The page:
Success is a portfolio you aren’t ashamed of showing to anyone, including your teachers, parents, and future employers. I have seen countless students think they were being funny with a portfolio full of F-bombs. It’s your set of projects, ultimately, but unless you’re off to work with Seth Rogen, cool the fuck down. And a single word about grades: meaningless. In the end, your teacher’s approval or disapproval is outweighed by your life after school. We can all assume that an A student will have an easier time finding employment than a C student, but if you are constantly earning As and Bs you should let go of thinking about your grades. Don’t try to negotiate for an A, it really will not help you.  No one will ask if you made the high honors list. Nobody cares. Eh, OK, maybe your parents care, but unless they’ll be your future employers, don’t worry about it.

10. Ensuring Happiness

I don’t know why this is on the essential list of tips – there is nothing I can write that will ensure your happiness. This is your boat to sail. So let’s get to something more practical, a new number ten:

10. Back Up Your Work

Really…save your work in more than one place. Save your best work in three places. Your computer hard drive, a CD or DVD, and an external drive should be used for backing up work all of the time. Not once a semester. Not once a year. Do it once a week. You should develop a routine that is easy to maintain. I back up every Sunday night before I go to bed. For Mac users, Time Machine is great – learn how to use it.

Letters…

I heard a snippet on the radio yesterday of Davis Guggenheim (the documentary filmmaker who made An Inconvenient Truth and just released It Might Get Loud) during his guest DJ session for KCRW. He “chose artists who capture[d] the experience of being a creative person and ‘what it means to put yourself out there in the world'”. I heard him speak about the Wilco song What Light as one that inspires him. He said, “It’s a song about what it means to be an artist…If you’re trying to paint a picture and no one else knows what you’re doing, it doesn’t matter.” Whenever he gets down, this is his song. Of course this resonated with me because I, too, am a fan of Wilco; and I too have many sources of inspiration and pick-me-ups.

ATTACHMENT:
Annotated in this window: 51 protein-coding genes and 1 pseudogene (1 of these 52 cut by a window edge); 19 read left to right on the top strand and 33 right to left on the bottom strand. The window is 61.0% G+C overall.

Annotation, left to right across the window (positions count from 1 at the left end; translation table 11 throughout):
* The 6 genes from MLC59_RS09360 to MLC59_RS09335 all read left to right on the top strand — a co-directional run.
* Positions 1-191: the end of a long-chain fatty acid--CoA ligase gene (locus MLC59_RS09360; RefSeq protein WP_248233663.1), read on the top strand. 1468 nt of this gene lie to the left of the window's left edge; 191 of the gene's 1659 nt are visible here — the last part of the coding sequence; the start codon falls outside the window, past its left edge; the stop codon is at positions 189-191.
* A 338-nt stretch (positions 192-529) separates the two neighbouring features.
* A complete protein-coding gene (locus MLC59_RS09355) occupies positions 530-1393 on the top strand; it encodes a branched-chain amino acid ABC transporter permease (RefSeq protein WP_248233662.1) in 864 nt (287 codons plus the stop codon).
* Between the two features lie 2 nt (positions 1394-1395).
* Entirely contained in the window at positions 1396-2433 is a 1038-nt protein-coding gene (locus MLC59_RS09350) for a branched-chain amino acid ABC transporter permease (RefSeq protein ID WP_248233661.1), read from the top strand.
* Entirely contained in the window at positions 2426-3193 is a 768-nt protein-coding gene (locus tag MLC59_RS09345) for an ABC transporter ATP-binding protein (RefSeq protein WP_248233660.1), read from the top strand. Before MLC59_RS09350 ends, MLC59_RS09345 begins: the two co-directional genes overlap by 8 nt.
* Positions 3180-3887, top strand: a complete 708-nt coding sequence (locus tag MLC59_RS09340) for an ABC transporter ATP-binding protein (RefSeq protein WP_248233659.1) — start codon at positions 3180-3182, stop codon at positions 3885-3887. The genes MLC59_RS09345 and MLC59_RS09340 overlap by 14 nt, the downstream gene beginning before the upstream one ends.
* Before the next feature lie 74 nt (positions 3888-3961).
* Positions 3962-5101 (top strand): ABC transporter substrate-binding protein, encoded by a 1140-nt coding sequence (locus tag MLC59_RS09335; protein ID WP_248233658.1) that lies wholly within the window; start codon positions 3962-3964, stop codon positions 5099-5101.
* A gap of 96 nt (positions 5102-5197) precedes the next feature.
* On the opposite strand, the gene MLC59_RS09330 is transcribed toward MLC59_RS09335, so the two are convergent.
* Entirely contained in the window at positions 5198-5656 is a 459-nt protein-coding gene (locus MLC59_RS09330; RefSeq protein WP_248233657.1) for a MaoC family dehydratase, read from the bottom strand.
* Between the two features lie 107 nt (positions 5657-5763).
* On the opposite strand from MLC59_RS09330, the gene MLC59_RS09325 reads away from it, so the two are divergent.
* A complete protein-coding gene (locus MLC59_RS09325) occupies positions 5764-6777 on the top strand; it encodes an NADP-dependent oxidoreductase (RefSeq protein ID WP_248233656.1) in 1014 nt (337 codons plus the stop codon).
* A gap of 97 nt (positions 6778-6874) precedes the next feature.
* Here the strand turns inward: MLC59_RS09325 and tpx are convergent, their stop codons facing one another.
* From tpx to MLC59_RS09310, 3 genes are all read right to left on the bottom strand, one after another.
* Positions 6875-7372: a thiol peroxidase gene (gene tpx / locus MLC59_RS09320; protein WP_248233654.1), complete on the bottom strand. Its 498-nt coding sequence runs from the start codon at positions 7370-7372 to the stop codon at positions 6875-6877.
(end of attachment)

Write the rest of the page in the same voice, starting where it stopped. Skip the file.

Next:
As much as music can be inspirational and accesses our feeling bodies, books can also be a resource for creatives that will lift you when you’re feeling down.

I know, with the title Letters… you probably thought I was referring to typography. Not this time. These letters are written intensely, and they have the ability to change your fuzzy mind into something even more remotely abstract. If you ever feel lonely, incomplete, or anxious, the person you need to read is Rainer Maria Rilke. You have to read Letters to a Young Poet. It belongs on every artist, designer, writer, and otherwise soulful person’s bookshelf.

There is here no measuring with time, no year matters, and ten years are nothing. Being an artist means, not reckoning and counting, but ripening like the tree which does not force its sap and stands confident in the storms of spring without the fear that after them may come no summer. It does come. But it comes only to the patient, who are there as though eternity lay before them, so unconcernedly still and wide. I learn it daily, learn it with pain to which I am grateful: patience is everything! (page 30 in the 1993 reissue)